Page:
Elijah Lovejoy is the name of an American too rarely named and too seldom remembered. He converted to Christianity as a result of the Second Great Awakening, a revivalistic movement that swept the Deep South and the American frontier. Ordained as a Presbyterian minister, he shortly thereafter became an editor at a St. Louis newspaper.
His editorials, shaped by fiery Protestantism, got him into a little hot water from time to time, his favorite subjects being religion and the dangers of tobacco and hard liquor. But when Lovejoy spoke out against slavery, taking a principled, moral stand a generation before the Civil War, the dabbling in hot water became a leap into the cauldron.
He was advised by leading men of the city to “moderate his opinions.” He replied, “The cry of the oppressed has entered not only into my ears, but into my soul, so that while I live, I cannot hold my peace.” And with a stiff rebuke wrote, “As long as I am an American citizen, and as long as American blood runs in these veins, I shall hold myself at liberty to speak, write, and publish whatever I please on any subject.”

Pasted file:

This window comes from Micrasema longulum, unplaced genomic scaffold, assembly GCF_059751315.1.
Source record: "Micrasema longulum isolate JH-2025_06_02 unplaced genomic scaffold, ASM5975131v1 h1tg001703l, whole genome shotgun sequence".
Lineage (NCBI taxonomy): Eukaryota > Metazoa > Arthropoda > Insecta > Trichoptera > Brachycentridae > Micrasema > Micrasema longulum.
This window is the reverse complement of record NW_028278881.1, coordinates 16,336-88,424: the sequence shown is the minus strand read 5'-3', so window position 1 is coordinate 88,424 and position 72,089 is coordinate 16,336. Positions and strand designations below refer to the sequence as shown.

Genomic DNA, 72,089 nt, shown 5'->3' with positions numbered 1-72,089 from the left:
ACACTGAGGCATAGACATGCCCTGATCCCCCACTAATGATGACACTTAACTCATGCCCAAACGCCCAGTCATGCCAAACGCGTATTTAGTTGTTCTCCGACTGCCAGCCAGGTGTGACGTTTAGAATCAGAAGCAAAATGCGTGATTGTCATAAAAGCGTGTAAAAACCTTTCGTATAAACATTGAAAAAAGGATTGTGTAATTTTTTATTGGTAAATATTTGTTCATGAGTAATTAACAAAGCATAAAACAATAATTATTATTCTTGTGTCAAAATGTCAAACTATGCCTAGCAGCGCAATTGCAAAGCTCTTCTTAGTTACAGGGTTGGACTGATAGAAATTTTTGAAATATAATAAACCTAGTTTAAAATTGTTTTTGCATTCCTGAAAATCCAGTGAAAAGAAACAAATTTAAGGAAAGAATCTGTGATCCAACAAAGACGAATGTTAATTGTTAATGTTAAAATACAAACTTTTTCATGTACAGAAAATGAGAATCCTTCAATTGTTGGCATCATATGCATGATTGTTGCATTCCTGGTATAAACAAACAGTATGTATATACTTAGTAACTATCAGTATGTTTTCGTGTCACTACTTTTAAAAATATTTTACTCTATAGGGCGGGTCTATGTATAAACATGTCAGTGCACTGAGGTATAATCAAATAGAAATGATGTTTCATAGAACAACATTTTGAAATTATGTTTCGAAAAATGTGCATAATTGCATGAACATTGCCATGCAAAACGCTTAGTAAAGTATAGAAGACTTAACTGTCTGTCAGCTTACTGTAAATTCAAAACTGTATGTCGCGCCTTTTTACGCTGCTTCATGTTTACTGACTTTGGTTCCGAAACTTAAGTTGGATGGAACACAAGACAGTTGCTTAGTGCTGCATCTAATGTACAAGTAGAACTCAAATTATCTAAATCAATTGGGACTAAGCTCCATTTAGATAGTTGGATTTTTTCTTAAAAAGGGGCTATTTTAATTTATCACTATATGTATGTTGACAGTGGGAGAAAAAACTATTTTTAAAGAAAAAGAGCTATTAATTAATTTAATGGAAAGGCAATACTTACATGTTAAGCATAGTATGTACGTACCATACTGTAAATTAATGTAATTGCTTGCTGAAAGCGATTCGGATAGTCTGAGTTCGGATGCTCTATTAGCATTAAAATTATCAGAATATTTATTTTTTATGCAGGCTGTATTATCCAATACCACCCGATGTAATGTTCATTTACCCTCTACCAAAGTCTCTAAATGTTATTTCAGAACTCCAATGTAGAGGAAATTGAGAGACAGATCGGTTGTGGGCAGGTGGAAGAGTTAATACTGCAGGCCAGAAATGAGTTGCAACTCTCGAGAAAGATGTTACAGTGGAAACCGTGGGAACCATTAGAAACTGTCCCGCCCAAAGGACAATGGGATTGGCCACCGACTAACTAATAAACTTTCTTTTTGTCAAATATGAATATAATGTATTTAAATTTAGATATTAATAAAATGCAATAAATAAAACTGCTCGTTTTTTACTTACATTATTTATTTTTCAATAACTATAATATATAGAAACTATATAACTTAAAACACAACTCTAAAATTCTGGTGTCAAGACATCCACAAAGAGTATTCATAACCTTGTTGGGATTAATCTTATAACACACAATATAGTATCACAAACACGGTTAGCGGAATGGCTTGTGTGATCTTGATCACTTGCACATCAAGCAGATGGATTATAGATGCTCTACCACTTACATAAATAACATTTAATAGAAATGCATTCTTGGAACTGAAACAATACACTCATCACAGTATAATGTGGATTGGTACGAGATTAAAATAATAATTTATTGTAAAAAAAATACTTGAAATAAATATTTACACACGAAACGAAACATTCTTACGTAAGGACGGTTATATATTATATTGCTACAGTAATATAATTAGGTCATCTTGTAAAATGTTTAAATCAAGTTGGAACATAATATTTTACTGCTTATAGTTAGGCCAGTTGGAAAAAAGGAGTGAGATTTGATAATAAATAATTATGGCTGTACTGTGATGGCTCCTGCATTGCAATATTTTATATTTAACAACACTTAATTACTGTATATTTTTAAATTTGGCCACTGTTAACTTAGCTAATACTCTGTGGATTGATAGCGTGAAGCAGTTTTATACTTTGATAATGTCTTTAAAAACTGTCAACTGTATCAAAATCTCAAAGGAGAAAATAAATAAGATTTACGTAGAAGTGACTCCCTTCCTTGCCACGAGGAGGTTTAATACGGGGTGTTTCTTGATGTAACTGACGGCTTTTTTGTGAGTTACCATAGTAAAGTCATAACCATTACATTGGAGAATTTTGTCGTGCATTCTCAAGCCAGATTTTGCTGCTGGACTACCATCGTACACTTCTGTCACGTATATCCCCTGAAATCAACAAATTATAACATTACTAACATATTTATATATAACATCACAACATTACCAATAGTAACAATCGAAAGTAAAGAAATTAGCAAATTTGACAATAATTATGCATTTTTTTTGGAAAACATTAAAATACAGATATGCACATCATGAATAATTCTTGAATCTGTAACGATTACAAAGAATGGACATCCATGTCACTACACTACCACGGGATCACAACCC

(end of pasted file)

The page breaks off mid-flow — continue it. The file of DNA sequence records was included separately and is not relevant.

He was immediately fired and run out of town on the proverbial rail. Lovejoy retreated across the Mississippi River to Alton, Illinois, where he kept printing his emancipation editorials. But his enemies pursued him, trying to silence his voice by stealing, destroying, and otherwise ruining every printing press he bought.
Unrelentingly, he kept his word: Writing, printing, and publishing until Nov. 7, 1837. That evening an angry, racist mob once again came for Elijah Lovejoy’s printing press. They set his building on fire, and when he exited through the smoke he was shot dead — struck a half-dozen times. His killers then stepped over his bloody body to rescue the printing press from the flames, only to ensure its destruction by casting it into the Mississippi River.
For what did Elijah Lovejoy die? For opposing slavery and working for the emancipation of all people? Yes. For expressing his faith in action, even while “speaking with the meekness of a Christian?” Yes. For his right and freedom to speak from his heart, freely and without interference? Yes. But most of all, Lovejoy died for telling the truth. The truth will “set people free,” as Lovejoy’s own Lord preached, but that path to freedom can be a dangerous road.
Yes, remember Elijah Lovejoy as an abolitionist. Remember him as a sterling example of freedom of speech and expression. Remember him as a Christian who stood courageously on Gospel-shaped principles. And remember him as a prophet in the most authentic use of the word: He unflinchingly and uncompromisingly told the truth.
Inscribed on the monument near his grave are his own words: “If the laws of my country fail to protect me, I appeal to God, and with him I cheerfully rest my cause. I can die at my post, but I cannot desert it.”
Ronnie McBrayer is a syndicated columnist, blogger, pastor, and author of multiple books. Visit his website at www.ronniemcbrayer.org.